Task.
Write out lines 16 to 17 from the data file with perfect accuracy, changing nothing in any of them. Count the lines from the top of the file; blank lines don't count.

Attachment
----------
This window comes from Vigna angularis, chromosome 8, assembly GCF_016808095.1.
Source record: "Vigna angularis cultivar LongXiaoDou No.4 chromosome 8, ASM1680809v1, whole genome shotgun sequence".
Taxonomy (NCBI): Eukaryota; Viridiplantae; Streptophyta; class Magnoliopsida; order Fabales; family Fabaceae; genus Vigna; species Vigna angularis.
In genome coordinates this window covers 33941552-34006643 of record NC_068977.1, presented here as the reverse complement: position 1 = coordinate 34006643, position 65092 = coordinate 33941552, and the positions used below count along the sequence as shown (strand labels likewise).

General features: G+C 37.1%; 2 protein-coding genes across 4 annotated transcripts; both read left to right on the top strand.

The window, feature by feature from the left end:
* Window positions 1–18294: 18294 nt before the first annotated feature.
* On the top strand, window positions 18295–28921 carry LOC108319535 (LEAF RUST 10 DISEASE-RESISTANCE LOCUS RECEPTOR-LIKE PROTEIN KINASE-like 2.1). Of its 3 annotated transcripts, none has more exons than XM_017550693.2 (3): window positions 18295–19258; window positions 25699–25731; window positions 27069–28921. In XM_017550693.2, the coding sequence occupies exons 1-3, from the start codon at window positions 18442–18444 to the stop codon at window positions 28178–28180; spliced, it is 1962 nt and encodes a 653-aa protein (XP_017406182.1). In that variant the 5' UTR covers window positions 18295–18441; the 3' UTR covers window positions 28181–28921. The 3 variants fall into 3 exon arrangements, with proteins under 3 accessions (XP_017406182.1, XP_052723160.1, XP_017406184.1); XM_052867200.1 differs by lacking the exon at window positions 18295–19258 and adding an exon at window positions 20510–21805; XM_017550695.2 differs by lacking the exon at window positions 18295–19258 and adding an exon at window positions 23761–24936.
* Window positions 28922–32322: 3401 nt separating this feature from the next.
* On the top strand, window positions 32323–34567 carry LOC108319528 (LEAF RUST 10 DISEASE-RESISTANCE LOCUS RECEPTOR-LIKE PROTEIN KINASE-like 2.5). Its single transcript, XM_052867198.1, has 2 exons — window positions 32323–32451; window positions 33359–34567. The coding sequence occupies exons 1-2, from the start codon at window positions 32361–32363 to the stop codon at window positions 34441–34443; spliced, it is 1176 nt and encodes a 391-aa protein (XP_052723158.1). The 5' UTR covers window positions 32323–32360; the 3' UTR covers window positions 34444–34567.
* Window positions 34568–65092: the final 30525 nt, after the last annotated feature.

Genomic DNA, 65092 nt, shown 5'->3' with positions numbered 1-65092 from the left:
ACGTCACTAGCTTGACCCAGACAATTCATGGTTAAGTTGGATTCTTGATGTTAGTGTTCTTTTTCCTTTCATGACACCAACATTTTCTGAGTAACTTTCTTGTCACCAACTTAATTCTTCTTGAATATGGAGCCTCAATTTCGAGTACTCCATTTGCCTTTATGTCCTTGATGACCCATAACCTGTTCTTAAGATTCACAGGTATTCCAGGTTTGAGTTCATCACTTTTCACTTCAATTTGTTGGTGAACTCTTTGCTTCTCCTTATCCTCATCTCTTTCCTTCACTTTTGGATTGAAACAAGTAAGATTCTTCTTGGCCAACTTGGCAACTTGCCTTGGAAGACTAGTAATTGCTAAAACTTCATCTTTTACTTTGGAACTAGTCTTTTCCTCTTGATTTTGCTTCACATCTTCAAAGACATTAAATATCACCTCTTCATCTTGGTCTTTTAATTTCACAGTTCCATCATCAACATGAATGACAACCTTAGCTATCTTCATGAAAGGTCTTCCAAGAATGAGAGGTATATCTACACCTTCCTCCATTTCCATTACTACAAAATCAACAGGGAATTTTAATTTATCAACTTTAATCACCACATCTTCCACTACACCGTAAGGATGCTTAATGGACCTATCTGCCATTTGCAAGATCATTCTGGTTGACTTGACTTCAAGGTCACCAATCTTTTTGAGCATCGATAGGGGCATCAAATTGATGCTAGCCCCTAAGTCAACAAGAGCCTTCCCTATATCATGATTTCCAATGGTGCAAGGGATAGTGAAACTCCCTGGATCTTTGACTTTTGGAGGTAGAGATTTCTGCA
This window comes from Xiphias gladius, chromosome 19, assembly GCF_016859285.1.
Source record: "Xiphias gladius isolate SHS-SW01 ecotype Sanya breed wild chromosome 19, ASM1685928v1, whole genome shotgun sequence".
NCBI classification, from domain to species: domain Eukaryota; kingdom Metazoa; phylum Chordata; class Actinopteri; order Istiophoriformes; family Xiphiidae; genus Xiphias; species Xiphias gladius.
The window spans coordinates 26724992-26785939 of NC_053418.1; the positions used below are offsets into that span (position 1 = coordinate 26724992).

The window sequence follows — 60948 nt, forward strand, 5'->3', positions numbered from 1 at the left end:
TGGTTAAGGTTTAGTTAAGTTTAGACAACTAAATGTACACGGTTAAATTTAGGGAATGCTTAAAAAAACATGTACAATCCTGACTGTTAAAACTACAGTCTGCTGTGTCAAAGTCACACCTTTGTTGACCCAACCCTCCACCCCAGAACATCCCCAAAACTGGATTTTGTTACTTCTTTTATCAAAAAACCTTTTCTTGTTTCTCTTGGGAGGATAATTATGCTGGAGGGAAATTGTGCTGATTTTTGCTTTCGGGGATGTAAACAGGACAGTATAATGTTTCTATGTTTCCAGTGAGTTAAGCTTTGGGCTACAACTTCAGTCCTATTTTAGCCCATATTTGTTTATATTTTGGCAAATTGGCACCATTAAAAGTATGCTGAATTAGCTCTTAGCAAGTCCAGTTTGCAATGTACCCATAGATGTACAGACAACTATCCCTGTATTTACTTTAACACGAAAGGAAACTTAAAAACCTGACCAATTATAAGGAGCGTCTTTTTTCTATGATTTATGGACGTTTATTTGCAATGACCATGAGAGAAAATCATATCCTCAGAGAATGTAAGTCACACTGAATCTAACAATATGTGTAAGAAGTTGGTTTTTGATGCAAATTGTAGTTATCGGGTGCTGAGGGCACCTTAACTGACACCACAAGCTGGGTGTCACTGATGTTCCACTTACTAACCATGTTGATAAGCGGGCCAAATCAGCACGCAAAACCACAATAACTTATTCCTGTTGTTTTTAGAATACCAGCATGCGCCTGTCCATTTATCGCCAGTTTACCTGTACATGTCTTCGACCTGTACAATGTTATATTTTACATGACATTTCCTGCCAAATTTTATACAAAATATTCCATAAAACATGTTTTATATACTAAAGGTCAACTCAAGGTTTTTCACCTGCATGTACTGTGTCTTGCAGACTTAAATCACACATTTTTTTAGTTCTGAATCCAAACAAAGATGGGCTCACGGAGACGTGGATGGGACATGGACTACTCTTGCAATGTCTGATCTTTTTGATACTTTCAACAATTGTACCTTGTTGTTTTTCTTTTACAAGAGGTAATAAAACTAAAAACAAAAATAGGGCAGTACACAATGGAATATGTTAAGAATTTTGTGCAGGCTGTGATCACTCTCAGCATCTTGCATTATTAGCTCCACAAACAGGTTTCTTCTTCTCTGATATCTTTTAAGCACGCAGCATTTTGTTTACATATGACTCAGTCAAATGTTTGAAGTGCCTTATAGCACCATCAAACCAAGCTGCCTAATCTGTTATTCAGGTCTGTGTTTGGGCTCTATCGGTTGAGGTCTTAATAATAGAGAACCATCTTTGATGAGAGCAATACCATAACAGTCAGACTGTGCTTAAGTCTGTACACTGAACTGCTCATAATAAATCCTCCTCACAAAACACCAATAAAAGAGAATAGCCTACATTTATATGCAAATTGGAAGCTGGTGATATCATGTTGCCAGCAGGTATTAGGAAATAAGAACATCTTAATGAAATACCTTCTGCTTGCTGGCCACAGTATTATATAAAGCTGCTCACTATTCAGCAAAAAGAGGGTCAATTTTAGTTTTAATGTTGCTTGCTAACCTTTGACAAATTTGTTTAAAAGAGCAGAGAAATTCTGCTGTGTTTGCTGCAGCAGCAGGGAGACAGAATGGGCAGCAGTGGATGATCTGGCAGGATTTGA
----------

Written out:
NCBI classification, from domain to species: domain Eukaryota; kingdom Metazoa; phylum Chordata; class Actinopteri; order Istiophoriformes; family Xiphiidae; genus Xiphias; species Xiphias gladius.
The window spans coordinates 26724992-26785939 of NC_053418.1; the positions used below are offsets into that span (position 1 = coordinate 26724992).